In 1996, when I was getting ready to start what turned out to be a five-year stint as a newspaper columnist, I wrote to one of the legends of the business for advice.
Here’s the response I got, through e-mail. A retyped version of this hangs on my wall in my office. It’s one of my most treasured pieces of correspondence.
March 18, 1996
Actually, there’s little I can tell someone about writing a column. But here are a few things that I think helped me:
1. Develop your own style. A columnist, like a novelist or a playwrite, has to have a distinctive voice. A regular reader should be able to tell it is you even without your byline.
2. Stick with what you know, especially in the beginning. You have to establish your credentials with the readers. So local stuff is probably best.
3. Get to the point fast and early. Writing a great lead is fine, but most readers don’t know a great lead from “once upon a time …”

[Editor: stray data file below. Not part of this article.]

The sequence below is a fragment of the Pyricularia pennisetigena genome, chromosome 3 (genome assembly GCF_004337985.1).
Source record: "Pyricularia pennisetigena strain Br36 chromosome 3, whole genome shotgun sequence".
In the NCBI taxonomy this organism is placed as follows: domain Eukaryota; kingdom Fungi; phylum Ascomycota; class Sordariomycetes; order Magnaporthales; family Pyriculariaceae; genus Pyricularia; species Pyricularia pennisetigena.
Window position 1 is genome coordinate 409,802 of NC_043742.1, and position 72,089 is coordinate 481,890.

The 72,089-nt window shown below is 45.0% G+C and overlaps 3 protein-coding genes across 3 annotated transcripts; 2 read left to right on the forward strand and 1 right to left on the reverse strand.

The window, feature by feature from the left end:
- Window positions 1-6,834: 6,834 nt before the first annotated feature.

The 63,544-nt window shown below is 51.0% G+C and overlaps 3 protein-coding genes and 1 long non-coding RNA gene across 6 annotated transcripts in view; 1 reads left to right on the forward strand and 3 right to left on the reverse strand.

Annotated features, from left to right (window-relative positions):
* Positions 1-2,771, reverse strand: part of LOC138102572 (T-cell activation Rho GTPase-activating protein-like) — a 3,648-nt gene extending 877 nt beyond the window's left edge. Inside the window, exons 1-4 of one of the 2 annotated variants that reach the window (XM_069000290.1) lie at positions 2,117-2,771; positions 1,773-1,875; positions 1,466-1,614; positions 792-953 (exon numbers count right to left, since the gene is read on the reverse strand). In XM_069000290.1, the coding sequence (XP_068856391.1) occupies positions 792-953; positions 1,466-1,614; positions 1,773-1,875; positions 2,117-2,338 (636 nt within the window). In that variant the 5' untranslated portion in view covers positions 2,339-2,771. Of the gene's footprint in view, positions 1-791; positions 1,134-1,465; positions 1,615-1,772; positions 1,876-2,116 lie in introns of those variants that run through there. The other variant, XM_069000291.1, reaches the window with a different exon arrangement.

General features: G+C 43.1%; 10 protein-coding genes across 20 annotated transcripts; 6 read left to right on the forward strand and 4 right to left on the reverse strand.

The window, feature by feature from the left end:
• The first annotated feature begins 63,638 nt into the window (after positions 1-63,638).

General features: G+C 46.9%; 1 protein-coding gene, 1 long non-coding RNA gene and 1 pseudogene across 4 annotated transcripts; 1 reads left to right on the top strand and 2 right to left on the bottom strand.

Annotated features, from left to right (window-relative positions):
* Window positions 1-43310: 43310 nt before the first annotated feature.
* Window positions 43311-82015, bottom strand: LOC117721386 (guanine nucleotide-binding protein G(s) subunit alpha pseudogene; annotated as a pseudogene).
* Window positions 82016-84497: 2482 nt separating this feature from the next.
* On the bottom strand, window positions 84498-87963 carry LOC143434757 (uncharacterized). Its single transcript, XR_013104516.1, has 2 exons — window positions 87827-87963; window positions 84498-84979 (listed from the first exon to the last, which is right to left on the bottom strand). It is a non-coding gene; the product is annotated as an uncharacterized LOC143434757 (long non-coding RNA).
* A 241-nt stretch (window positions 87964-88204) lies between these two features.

4. If you have time, read a piece out loud before you turn it in. If it sounds stilted or forced, do some editing so it flows.
5. If you get the urge to use French words or phrases, bang your head against a wall until the urge passes.
6. Tragedy tells itself. It needs little help. The saddest sentence I can think of is only four words long: “A child is dead.”
7. Avoid the temptations of “multimedia.” It is flattering to be asked to make speeches and go on radio talk shows. But if these activities cut in on your column time or the time you need for yourself, don’t do them. Many promising columnists have burned out because they spread themselves too thin.
8. Draw a picture of a guy sitting in a little sailboat with slack sails. Have him rowing. Under it write these words: “When there ain’t no wind, row.” Hang it on your wall. In other words, you can’t wait for inspiration. And writer’s block is a luxury columnists can’t afford.
9. If you drink, wait for the weekend.
10. And remember, even if you become the best columnist in the world, it is something like being the tallest midget in the circus.
That’s more advice than I thought I had in me.